Negroes. Colored. Black. African-American. Those are some of the terms used to refer to Americans of African descent from the time of slavery until now. Lawrence O’Donnell, on his MSNBC show, The Last Word, shed light on the term’s origin based on discoveries made by an executive at the Yale Law School Library. According to the report, which aired in April 2015, it was discovered that the term’s earliest use to date was found in reference to the author of two sermons printed in April, 1782 in Philadelphia. One of the sermons was found in recent years at the Harvard library with the attribution to the author being printed below the sermon’s title as, “by the African American.”No actual name was provided.
The term later resurfaced and was championed by Civil Rights Activist and Minister, Rev. Jesse Jackson, who, in a move to discredit and retire the term, Black, said, at a news conference reported by the New York Times in 1988 that, “Just as we were colored, but were not that, and then negro, but not that, to be called black is just baseless…Black tells you about skin color and what side of town you live on. African-American evokes a discussion of the world.”
Today “African-American” is widely accepted as the formal classification of Americans of African descent, but it also often synonymously used with Black. It is both embraced and reluctantly accepted within the Black community including among Patmos Chapel members and regular visitors.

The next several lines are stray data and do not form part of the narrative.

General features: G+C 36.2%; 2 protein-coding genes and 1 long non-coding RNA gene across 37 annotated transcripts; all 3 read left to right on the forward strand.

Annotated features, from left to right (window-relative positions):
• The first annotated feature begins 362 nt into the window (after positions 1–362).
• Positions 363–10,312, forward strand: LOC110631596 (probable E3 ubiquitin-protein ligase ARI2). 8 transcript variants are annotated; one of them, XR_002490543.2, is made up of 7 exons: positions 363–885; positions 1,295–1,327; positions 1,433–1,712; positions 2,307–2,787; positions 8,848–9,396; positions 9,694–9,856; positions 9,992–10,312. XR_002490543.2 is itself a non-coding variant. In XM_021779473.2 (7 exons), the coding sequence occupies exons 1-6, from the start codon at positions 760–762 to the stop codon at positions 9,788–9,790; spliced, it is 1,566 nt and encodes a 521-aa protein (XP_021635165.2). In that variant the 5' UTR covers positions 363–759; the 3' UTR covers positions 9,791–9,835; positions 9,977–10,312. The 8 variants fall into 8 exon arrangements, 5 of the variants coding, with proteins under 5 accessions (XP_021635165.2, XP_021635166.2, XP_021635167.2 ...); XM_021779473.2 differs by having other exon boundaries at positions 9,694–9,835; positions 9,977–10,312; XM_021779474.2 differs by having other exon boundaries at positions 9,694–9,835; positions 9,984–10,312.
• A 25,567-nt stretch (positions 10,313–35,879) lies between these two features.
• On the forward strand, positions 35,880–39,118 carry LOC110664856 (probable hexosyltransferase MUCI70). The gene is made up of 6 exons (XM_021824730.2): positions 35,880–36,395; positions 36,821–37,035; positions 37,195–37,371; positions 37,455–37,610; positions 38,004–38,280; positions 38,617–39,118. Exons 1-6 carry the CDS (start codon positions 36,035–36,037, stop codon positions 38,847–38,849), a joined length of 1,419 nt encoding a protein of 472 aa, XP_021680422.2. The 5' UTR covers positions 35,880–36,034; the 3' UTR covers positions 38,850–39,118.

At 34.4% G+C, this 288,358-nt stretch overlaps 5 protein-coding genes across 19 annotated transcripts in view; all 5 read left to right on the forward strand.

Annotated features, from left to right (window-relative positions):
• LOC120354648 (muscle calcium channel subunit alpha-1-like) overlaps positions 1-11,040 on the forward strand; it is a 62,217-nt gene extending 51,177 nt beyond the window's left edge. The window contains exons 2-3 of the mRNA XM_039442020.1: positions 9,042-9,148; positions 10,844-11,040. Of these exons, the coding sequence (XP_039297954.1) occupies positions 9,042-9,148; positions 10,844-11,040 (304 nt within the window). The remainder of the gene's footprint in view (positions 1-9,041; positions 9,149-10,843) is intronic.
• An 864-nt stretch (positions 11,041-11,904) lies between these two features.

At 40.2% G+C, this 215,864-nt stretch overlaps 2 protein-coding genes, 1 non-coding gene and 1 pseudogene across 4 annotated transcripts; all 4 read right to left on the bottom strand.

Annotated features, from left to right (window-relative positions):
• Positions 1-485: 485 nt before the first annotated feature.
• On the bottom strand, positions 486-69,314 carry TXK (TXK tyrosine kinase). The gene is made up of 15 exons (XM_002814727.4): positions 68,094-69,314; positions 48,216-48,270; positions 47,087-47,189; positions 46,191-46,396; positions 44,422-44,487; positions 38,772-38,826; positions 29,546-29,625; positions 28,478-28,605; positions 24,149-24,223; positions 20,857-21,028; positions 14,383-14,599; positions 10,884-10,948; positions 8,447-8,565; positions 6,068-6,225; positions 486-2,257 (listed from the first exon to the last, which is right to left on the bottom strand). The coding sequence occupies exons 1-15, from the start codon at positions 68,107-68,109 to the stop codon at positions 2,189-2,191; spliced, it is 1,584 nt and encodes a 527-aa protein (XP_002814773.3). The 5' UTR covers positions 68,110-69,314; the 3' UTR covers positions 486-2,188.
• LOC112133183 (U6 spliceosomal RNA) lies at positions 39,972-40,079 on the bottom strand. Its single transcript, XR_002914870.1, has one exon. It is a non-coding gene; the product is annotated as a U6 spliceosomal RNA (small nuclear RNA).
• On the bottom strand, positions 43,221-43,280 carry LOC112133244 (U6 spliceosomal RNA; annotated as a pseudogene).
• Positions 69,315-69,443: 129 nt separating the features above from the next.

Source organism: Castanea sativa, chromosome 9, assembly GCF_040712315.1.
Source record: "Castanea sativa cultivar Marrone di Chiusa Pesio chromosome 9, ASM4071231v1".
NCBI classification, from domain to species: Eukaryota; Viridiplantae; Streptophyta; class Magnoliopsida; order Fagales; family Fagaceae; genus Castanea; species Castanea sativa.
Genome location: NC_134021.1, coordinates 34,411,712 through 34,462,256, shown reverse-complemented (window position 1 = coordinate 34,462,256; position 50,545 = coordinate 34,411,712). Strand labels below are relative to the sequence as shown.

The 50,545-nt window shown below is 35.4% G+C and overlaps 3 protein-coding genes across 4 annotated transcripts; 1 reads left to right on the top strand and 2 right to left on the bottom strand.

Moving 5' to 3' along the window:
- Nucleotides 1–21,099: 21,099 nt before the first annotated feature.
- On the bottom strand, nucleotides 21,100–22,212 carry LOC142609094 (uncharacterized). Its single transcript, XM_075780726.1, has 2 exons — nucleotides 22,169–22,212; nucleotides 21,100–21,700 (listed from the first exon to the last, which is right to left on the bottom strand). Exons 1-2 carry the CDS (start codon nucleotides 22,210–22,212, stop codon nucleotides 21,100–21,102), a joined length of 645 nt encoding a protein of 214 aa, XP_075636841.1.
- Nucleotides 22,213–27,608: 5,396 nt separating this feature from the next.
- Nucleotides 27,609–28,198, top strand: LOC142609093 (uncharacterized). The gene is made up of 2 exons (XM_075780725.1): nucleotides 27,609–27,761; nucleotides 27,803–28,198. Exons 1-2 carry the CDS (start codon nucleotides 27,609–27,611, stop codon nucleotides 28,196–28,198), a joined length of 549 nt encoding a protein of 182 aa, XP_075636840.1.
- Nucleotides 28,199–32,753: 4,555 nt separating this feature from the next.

Last year, Dr. Daniel Bedney, a local doctor, visited the fairly new African-American museum in Washington D.C., which houses some of the most impressive displays of African-American people, their culture, and their achievements. In reflecting on his thoughts about the term, he chose to paraphrase a quote from one of the exhibits at the museum. “[African-American] means, you’re a stranger in a country that you built,”he said.
Meanwhile, for School Teacher, Shayla Guy, the term encompasses all the major facets of her identity. “It means that I am a member of a rich and history-making people. It means that all parts of my identity and existence comes from Africa. I am also American and all that entails from dreams and opportunity, to celebrating differences as equally as what makes us alike,” she said.
Chelsy Pedersen-Buck, a chef from Port Orange, FL, offers an alternative classification of her own saying, “I prefer the term Black American because I feel like it more describes who I am and my culture.”
However, there is a universal classification that all members agree on, not just for African-Americans, but for every person of every race, ethic or cultural background who enter the doors of the church. “We only need one label. We are all Children of God,” said Trudy Constant.